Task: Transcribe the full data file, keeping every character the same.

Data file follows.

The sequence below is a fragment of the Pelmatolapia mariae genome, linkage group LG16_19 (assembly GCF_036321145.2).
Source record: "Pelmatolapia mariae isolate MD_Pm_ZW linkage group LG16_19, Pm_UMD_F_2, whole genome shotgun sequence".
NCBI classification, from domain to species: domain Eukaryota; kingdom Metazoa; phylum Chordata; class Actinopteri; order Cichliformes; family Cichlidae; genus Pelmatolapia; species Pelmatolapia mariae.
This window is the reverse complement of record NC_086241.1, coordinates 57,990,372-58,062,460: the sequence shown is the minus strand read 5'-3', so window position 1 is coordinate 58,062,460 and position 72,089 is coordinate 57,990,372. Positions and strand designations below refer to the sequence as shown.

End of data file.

The sequence below is a fragment of the Pelmatolapia mariae genome, linkage group LG16_19 (assembly GCF_036321145.2).
Source record: "Pelmatolapia mariae isolate MD_Pm_ZW linkage group LG16_19, Pm_UMD_F_2, whole genome shotgun sequence".
NCBI classification, from domain to species: domain Eukaryota; kingdom Metazoa; phylum Chordata; class Actinopteri; order Cichliformes; family Cichlidae; genus Pelmatolapia; species Pelmatolapia mariae.
This window is the reverse complement of record NC_086241.1, coordinates 57,990,372-58,062,460: the sequence shown is the minus strand read 5'-3', so window position 1 is coordinate 58,062,460 and position 72,089 is coordinate 57,990,372. Positions and strand designations below refer to the sequence as shown.